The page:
It was after a conversation with her five-year-old niece that Western Cape children’s commissioner, Christina Nomdo, realised the need to prioritise mental health issues among children. Also, most importantly, that they needed to be listened to.
During an interview with Daily Maverick, Nomdo relayed the conversation with her niece. At the end of December 2020, the little girl said to her: “Tina, can you please speak to the president (Cyril Ramaphosa), about whether I can go to my school for grade R since we have Covid?”
Nomdo told her niece that she did not speak to the president directly, but that she could ask other people who might be able to reach him. She also told her niece: “Maybe I could also ask in the newspapers so that the president can read about what you have to say.”
After the conversation, Nomdo reached out to children (and their parents for consent) – via her office’s social media pages – to find out their views on schooling during Covid-19. Three key themes emerged:
“I said to the education department, children are active citizens, they listen to the news attentively, they listen to the president speeches, there’s a lot of, you know, the presidency does this, that and the other, and that’s why my niece said to me – talk to the president,” she said.
Children were aware of health protocols and modelled their behaviour on that of adults. The younger children had told her that teachers pull down their masks in class.
“Now, this is not something that is health protocol at all… And so we must get that message into the system, that you’re not protecting yourself or the children by pulling down your mask.”
Children most challenged by distance learning and access to materials were those who could not afford laptops and data for smartphones.
Another problem was the department of basic education’s lack of consultation with children about their return to school, despite structures such as the Representative Council of Learners existing within the South African Schools Act.
When asked about the solicitation of children’s views through channels such as social media, Nomdo said she did not speak on behalf of children nor did they speak on her behalf, but that social media was simply a platform to amplify their voices.
Nomdo was one of 15 people interviewed for the position of children’s commissioner in February 2020 by the Western Cape legislature’s standing committee on social development. In March, the committee nominated Nomdo as their preferred candidate and on 1 June last year, Nomdo became the province’s – and the country’s – first children’s commissioner.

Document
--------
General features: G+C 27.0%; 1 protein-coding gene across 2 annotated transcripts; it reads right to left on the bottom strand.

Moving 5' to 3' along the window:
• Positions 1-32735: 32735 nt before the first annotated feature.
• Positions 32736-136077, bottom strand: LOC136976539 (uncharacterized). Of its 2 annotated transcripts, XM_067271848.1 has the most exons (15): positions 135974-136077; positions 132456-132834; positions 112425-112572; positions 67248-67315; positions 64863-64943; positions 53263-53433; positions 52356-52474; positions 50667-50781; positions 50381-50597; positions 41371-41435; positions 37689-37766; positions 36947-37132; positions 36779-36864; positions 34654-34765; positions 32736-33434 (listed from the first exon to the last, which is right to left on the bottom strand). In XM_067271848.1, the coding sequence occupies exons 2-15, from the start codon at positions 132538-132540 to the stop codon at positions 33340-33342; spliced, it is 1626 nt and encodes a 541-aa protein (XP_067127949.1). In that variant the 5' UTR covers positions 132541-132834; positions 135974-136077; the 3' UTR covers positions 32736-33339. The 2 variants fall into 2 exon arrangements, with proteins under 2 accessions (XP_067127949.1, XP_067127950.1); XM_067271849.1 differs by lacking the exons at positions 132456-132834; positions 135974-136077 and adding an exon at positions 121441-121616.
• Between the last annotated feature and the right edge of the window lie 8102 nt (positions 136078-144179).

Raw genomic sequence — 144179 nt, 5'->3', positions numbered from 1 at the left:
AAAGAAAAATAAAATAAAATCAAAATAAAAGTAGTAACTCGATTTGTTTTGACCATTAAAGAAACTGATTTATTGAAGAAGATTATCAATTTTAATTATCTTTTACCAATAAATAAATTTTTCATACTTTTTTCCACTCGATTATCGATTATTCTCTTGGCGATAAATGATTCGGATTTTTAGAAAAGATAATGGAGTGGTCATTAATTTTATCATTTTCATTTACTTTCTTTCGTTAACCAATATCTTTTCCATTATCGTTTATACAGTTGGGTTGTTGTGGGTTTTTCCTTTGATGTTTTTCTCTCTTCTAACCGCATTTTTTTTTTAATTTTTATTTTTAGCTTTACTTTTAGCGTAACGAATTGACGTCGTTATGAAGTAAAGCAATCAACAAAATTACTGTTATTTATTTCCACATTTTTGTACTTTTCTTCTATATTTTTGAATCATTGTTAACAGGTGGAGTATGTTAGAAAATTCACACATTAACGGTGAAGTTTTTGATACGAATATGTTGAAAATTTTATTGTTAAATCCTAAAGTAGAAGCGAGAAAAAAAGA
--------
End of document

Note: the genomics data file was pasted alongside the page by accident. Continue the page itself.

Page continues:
The commissioner is mandated to monitor, research, investigate, lobby, advise and report on matters related to children. The commissioner is independent of the Western Cape government and reports annually to the provincial parliament on measures taken by the provincial government to promote and protect the interests of children.
But it hasn’t been easy. She took the job in the midst of South Africa’s Covid-19 lockdown.
For six months, Nomdo had no staff – until she appealed to the government to expedite this process.
“Now I have the go-ahead to appoint staff… and so we have initiated the recruitment process.”
So far, the office has three out of a required staff complement of 12. This is along with 45 government monitors the office had during 2020. Some of these monitors sit on an advisory council, attend webinars with her and sit in on interviews for new staff.
What is the biggest lesson learnt about children during Covid-19?
The prioritisation of mental health was the most important factor.
“They (children) really want everybody to understand they are particularly stressed during this time, as adults would be,” she said.
“But it’s almost as if we don’t give enough attention to their stress.”
Some of the stresses include isolation during Covid-19 illness, distance learning away from their peers and coping with the stages of lockdowns.
Nomdo said children took time to find resources to feel more connected.
“So they had to take the trouble to use technology and reach out to their friends… music for them is a great comfort. And so you learn the kind of coping strategies that children put in place to deal with mental distress.”
Children want adults to not only worry about whether they are Covid-19 safe and sanitising and wearing masks. “They also want us to take into account that they are whole human beings and their emotional wellbeing is very important.”
What advice would she give to parents?
“Check in with your child,” said Nomdo. “How are you doing? What are you doing today? What are the kinds of things you are worried about… you know, let’s be explicit about profiling that and then see what kind of support you need from me, because children’s greatest support comes from immediate family and friends.”
Children need to be reassured that parents are prioritising their wellbeing and confirming the support systems they have. She said it was connectedness that needed work.
What more could the government do?
Nomdo said she has noted the Western Cape education department’s programme where teachers check in with learners every day, “because you don’t know when that child might have lost a loved one, or if somebody has tested positive, or if there’s particular strain and stress around food security or violence that’s going on in the house during this time”.
But it was not just about the children. She questioned whether enough was being done for the wellbeing of teachers and carers. However, she said the department had strengthened its employee wellness programme.
“If you have parents and teachers who are well, then you’re going to have children who are well and feel safe.” DM
"If all the rich people in the world divided up their money among themselves there wouldn't be enough to go around." ~ Christina Stead
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